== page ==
FAULT: Michelle how are you doing?
Michelle: Well I just woke up from an apocalyptic dream. There was a big mushroom cloud and a bridge collapsed, people fell into the water. And all I could think about was how I could charge my cell phone.. So I’m just glad to be alive.
FAULT: Can you tell us more about your latest work: What’s Good, what were some of your inspirations for the series?
M: I guess, I was feeling bored about being blasted with mostly images of beautiful girls in art and media and that homogeneity of imagery. Of course, it sells but I wanted to spend my time working on something closer to my heart which in this case was rooted in African American culture, which is so inspiring. I find it’s representation in fine art to be largely lacking in inverse proportion to the influence it has on society and so I wanted to look at that. Often people ask me, rather suspiciously, why I chose to paint this series of black men, which to me demonstrates that intrinsically there is a standard extant which states that it is acceptable to paint, for instance, a series of beautiful women but a series of black men is atypical.
FAULT: How long have you been working on the project?
M:Approximately a year.
FAULT: Can you tell us more about some of the men featured in your paintings, how did they come to find out about your series and model for the paintings?
M:The whole process was very informal.. a lot of the men were strangers whom I approached around town. I met Lil’ Wayne and his intimidating entourage of escalades and bodyguards at the Berric’s, Steve Berric’s skate park in downtown, LA, he was charming and cordial. The rest were friends and friends of friends. There was at first a mutual sense of nervousness, perhaps appropriately, about portraiture in the home of a stranger but once they got to know me and my concept and I got to know them they were all really interested in participating. Turns out asking people if they’d like their portrait painted is a great way to meet new friends.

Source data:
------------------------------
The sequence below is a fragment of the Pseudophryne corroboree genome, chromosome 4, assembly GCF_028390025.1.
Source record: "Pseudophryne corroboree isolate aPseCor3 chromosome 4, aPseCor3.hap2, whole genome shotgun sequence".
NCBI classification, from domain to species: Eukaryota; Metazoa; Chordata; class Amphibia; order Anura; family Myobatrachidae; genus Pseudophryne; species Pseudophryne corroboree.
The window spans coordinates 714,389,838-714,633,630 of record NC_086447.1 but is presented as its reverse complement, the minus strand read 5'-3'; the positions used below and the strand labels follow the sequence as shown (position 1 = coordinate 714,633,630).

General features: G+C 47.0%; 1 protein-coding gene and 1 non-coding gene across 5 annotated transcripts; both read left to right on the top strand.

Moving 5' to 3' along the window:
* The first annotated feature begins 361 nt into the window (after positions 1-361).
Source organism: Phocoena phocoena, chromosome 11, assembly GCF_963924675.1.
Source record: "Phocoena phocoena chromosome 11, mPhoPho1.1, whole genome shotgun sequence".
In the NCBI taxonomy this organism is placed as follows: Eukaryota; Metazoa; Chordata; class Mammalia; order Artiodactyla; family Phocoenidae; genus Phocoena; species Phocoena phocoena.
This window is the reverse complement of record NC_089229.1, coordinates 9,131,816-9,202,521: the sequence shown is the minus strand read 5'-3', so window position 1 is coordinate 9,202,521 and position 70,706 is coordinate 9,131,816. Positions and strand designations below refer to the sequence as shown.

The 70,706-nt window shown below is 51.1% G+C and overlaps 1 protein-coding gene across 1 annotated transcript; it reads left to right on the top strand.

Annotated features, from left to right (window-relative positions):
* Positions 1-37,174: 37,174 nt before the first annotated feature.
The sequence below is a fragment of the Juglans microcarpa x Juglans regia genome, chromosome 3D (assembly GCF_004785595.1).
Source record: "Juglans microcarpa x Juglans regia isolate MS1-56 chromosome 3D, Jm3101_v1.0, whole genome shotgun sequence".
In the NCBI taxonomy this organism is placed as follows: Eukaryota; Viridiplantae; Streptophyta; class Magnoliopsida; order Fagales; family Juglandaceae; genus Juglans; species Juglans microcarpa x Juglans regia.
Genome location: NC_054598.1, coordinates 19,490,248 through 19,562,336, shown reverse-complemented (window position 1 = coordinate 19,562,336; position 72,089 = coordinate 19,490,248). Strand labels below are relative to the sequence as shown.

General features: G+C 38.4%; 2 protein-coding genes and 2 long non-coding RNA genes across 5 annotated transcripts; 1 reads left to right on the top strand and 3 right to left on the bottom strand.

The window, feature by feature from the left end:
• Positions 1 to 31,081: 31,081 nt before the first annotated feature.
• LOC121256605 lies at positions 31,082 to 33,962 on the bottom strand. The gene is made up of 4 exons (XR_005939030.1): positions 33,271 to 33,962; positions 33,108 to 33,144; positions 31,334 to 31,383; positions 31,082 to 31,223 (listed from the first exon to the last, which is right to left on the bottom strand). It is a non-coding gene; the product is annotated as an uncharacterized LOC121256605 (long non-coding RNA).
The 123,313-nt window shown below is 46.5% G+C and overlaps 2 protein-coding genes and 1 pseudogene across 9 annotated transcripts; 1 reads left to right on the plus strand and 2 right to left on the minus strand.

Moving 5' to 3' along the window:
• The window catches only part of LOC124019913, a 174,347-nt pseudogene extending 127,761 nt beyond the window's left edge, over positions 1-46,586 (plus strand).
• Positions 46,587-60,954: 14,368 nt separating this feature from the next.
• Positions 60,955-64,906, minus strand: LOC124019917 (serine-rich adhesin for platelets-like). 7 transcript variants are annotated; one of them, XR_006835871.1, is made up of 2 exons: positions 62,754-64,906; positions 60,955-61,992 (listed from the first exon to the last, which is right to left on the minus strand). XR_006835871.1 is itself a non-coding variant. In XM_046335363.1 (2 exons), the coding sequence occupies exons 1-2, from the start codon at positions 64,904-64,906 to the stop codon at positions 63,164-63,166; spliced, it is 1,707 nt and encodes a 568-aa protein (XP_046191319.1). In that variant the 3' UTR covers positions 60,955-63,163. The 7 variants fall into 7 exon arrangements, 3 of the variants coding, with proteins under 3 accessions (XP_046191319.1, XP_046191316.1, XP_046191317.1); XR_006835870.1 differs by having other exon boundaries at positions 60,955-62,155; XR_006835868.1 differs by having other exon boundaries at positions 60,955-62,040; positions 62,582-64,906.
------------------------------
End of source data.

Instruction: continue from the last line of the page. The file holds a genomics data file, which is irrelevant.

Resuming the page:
FAULT: What has the response been so far for those who have heard about/seen your latest work?
M: In general the response has been very positive and encouraging. one reaction which stands out in my mind was from an old-timer I met who manages youth programs in Compton: he said he couldn’t stop smiling. I thought that was just fantastic. I’ve gotten some curve-balls from galleries telling me the work was too “edgy”- that no one wanted a picture of a “random guy” on their wall. I  had to laugh at the absurdity and small-mindedness of this kind of a reaction from a “proper” art gallery. Others have been truly accepting and the good vibes enormously outweigh the bad.
FAULT: What do you hope the viewer takes from/ learns from What’s Good?
M: I ‘d hope this series in some way causes a reversal of learning- a sort of platonic un-learning of certain assumptions we have made regarding art and, by extension, life in general. really i just want people to feel better. if one could walk away feeling a little bit better about themselves and others, that would do.
FAULT: Can you tell us when & where the opening reception will be?
Friday, May 10th 7 – 11pm at Dilettante Projects 120 N. Santa Fe Ave., Los Angeles CA 90012